Take a course for those with mental health conditions and you will find out what questions to ask about stress and what it really means! Those are the tests that should be used to asses real stress, in all areas of life - home and work are not separate, you can't leave carer's or work stress behind you.

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K1983 said on 10 August 2010

What happens if you have identified with the factors of stress, know that it is work-related, received no support from work, found a new job where you can be happier... but your current stress-causing employer forces you to sit out your 3months notice period which actually causes you even more stress?

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K1983 said on 10 August 2010

What happens if you have identified with the factors of stress, know that it is work-related, received no support from work, found a new job where you can be happier... but your current stress-causing employer forces you to sit out your 3months notice period which actually causes you even more stress?

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Byesadness said on 05 July 2010

If you will dwell on bad things, then you will be more stressed. Try to think positively. Your girlfriend is not worth of your time and money...

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Marhee said on 10 March 2009

Try to manage your time well and be as organised as possible. That way work should stay at work and home life should be kept seperate. If your workload way exceeds the time allowed to achieve the demands it it time to have an honest discussion with your boss. All too often very competent people end up with a sense of under achieving as they do not have the right support and direction from others.

It is not in any organisations interest to have employees burn out through stress and it most certainly is not in a childs interest to have a parent too stressed and pre occupied with thoughts of work that family life suffers.

Try to tackle any culture of bullying in the workplace and be prepared to stand up and be counted as an advocate for dignity and respect.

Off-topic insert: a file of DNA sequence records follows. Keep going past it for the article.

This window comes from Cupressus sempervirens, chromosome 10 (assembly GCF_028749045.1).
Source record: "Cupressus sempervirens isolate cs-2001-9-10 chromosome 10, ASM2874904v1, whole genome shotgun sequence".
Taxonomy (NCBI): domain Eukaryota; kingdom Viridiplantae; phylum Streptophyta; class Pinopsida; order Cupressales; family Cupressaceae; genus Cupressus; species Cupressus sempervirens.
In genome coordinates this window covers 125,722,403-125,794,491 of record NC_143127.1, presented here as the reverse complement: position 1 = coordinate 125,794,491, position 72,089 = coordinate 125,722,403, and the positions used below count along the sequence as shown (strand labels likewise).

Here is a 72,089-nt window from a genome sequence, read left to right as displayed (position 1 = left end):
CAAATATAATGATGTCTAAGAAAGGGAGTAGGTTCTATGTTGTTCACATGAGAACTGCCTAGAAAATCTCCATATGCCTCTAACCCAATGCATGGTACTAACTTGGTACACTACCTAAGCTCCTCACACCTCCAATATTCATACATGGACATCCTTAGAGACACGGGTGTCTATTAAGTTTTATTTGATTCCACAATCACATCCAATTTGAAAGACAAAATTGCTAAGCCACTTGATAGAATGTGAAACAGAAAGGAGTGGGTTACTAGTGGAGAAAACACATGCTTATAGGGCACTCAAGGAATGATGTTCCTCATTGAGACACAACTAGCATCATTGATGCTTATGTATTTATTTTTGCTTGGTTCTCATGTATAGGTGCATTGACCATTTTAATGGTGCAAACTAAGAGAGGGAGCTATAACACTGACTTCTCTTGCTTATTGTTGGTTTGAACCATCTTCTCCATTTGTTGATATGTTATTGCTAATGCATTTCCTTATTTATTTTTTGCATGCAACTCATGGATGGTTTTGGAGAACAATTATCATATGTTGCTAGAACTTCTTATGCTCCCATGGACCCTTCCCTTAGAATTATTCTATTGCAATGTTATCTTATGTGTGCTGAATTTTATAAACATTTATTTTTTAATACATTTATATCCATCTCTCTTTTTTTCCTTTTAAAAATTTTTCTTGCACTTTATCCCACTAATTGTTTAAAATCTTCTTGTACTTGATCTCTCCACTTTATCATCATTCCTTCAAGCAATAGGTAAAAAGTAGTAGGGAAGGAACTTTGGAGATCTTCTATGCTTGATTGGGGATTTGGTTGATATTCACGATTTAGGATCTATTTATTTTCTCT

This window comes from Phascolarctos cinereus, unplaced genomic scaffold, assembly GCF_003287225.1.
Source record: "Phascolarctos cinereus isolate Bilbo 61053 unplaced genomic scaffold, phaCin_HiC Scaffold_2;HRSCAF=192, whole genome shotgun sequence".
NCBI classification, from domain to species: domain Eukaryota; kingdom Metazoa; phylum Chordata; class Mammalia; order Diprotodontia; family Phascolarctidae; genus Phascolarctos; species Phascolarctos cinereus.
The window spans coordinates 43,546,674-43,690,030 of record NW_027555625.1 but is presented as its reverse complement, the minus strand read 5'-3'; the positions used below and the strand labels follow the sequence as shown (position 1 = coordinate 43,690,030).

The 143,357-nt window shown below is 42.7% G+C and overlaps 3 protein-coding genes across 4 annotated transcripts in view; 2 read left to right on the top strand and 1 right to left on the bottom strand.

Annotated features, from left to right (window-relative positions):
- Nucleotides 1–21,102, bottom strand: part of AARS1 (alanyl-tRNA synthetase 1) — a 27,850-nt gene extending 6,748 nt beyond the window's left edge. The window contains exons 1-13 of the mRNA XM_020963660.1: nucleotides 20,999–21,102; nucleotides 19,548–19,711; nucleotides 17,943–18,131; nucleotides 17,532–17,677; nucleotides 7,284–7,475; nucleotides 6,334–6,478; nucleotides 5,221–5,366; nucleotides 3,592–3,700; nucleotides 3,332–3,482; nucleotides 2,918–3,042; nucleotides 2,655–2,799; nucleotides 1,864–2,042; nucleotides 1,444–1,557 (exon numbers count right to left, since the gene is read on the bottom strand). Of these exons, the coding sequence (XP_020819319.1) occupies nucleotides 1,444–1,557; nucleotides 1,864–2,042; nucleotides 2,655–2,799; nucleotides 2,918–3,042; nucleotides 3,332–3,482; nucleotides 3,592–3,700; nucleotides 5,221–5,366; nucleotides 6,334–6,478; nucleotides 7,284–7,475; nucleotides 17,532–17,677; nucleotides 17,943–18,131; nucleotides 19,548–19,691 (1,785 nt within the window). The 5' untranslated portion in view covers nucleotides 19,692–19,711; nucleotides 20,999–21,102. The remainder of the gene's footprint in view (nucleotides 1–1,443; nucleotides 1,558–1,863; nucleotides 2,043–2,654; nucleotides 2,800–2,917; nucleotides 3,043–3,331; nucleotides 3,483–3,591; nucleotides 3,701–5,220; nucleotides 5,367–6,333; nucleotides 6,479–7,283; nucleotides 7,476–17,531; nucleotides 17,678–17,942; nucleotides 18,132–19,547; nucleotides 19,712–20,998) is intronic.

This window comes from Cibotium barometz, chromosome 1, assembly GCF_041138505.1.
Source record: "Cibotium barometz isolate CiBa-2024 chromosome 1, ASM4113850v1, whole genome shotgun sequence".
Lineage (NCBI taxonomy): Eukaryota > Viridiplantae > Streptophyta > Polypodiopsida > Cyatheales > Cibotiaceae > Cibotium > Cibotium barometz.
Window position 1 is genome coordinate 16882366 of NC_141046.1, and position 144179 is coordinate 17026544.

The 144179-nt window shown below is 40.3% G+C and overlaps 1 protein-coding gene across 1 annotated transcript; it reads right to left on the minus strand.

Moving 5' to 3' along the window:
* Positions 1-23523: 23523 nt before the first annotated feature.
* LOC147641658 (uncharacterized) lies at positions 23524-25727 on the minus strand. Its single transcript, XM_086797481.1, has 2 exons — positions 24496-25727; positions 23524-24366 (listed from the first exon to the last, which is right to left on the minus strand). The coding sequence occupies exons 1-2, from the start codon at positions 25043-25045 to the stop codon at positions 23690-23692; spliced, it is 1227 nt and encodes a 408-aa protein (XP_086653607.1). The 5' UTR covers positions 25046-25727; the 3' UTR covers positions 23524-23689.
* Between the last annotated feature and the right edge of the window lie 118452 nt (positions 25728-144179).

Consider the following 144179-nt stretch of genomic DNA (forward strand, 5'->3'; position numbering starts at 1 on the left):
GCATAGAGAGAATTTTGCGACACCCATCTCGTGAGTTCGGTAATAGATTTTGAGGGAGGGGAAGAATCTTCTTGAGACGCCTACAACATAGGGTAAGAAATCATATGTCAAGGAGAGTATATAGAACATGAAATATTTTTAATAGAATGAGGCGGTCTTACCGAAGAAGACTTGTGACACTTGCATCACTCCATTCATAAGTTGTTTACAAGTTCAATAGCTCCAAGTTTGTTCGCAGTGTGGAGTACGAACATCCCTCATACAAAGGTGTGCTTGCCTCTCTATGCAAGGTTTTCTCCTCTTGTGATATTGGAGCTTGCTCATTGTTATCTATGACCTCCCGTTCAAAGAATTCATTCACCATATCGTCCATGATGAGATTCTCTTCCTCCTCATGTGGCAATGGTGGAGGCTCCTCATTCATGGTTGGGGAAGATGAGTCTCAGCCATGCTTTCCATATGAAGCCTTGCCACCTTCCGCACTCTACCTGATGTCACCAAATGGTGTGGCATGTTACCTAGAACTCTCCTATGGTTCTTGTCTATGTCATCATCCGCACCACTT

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orelanic said on 18 January 2009

I agree that stress can be self replicating, being told to be less stress full and told how to do it is pointless, but some thing I have found that can help at times is a simple walk or a talk to a good friend, we are all different but a good old chat does help at times.

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hazard said on 18 August 2008

Depending on your age, you could always join one of the services, they provide accomodation, food clothes and a very good wage, they are also decent employers and have to work within contracts also

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Christopher99 said on 12 August 2008

I agree with Anonymous2
But also, what is the point of all these comments, if in the end we do not get the help we need. I am even more stressed now! I wish I could be positive, but when your car has been re-possesed, girlfriend moved out, can't pay the rent,all because of a selfish employer, it is very difficult to see any tunnel never mind light!!

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Anonymous2 said on 29 July 2008

Sorry, but last comment not at all helpful and of the "pull yourself together and count your blessings" level of advice which actually only exacerbates the problems of those feeling anxious and depressed.

If only you could focus on the positive elements of life and stop worrying ... But that's the point. That's the problem. You can't.

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Anonymous said on 05 June 2008

If you cannot move to another job, try to identify and change the elements of your job that cause you pressure. If you feel that you cannot do that , then identify the parts of your job that you do enjoy and focus on these. Also look at your interests and life outside work and focus on the positive elements of life and attach more of you emotional energy to enjoying the good things and less on worrying about the bad .

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Joe Bloggs said on 25 May 2008

The only way to change your job if you are over 50 and cannot reduce your salary is to go self-employed - which often increases the stress unless you are a brilliant manager. Much better to find a rich partner who is willing and able to keep you in the style to which you would like to become accustomed.

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Anonymous said on 11 March 2008

How can you change your job if you are over 50 and cannot reduce your salary?

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Tools

Coping with stress

There are many ways of coping with stress. Professor Cary Cooper provides some techniques for managing stress, such as exercising and using relaxation techniques, and explains who you can talk to if you're feeling under pressure.